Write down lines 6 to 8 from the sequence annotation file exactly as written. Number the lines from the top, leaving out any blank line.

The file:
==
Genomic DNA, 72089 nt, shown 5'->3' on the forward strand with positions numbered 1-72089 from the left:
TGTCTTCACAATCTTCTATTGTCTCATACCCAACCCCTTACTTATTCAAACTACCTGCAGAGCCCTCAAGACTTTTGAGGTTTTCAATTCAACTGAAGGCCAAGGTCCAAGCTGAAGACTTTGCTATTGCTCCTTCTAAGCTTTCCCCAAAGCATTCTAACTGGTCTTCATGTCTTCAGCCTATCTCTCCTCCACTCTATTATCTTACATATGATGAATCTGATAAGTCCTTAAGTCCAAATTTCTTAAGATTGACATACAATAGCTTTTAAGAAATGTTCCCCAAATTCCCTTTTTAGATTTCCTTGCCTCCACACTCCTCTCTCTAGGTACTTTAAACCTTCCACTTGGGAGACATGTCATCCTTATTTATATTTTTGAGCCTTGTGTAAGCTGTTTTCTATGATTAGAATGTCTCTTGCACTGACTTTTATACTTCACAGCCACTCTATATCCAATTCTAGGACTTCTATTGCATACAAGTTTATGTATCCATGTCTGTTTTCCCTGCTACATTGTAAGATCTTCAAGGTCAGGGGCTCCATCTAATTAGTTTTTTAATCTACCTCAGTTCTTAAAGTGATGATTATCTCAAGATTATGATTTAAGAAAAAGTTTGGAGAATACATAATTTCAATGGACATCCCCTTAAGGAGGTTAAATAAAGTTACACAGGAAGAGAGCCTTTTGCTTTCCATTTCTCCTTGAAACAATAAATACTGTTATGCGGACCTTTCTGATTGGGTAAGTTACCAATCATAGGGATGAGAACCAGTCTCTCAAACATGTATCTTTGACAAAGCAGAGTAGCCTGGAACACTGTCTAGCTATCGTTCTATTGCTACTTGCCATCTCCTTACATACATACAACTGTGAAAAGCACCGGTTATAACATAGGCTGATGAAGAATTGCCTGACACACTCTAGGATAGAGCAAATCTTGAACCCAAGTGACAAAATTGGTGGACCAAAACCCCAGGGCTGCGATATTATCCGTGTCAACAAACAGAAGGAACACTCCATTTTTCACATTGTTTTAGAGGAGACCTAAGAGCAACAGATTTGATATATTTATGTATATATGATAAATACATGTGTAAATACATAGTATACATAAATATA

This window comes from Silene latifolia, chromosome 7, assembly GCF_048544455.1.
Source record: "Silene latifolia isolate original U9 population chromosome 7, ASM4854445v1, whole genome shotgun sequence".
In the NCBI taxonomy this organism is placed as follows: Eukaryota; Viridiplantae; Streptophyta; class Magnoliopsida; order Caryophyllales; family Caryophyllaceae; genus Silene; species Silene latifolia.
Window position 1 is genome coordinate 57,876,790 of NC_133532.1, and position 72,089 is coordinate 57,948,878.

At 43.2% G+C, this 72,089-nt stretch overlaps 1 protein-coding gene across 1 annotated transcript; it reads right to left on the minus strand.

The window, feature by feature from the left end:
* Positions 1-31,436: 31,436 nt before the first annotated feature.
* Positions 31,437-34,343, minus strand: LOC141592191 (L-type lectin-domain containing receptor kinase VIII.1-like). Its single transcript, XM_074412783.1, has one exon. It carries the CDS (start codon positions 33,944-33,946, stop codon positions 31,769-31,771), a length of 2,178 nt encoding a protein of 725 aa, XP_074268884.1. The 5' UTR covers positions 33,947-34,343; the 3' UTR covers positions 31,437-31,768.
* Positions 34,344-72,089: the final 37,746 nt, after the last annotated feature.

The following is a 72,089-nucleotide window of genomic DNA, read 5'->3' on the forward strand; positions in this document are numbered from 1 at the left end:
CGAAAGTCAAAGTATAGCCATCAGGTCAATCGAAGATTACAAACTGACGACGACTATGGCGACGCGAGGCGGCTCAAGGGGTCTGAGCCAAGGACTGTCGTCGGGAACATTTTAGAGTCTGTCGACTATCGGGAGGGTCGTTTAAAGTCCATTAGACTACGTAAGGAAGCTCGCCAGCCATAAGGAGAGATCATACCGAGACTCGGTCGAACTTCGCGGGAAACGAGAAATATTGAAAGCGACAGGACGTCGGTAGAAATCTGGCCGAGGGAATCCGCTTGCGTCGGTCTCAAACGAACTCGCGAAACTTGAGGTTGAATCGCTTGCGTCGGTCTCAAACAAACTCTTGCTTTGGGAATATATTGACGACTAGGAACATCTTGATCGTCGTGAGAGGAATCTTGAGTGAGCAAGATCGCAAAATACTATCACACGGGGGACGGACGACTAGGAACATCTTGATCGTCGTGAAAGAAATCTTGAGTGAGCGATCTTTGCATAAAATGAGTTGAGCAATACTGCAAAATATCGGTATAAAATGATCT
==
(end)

Window position 1 is genome coordinate 57,876,790 of NC_133532.1, and position 72,089 is coordinate 57,948,878.

At 43.2% G+C, this 72,089-nt stretch overlaps 1 protein-coding gene across 1 annotated transcript; it reads right to left on the minus strand.

The window, feature by feature from the left end: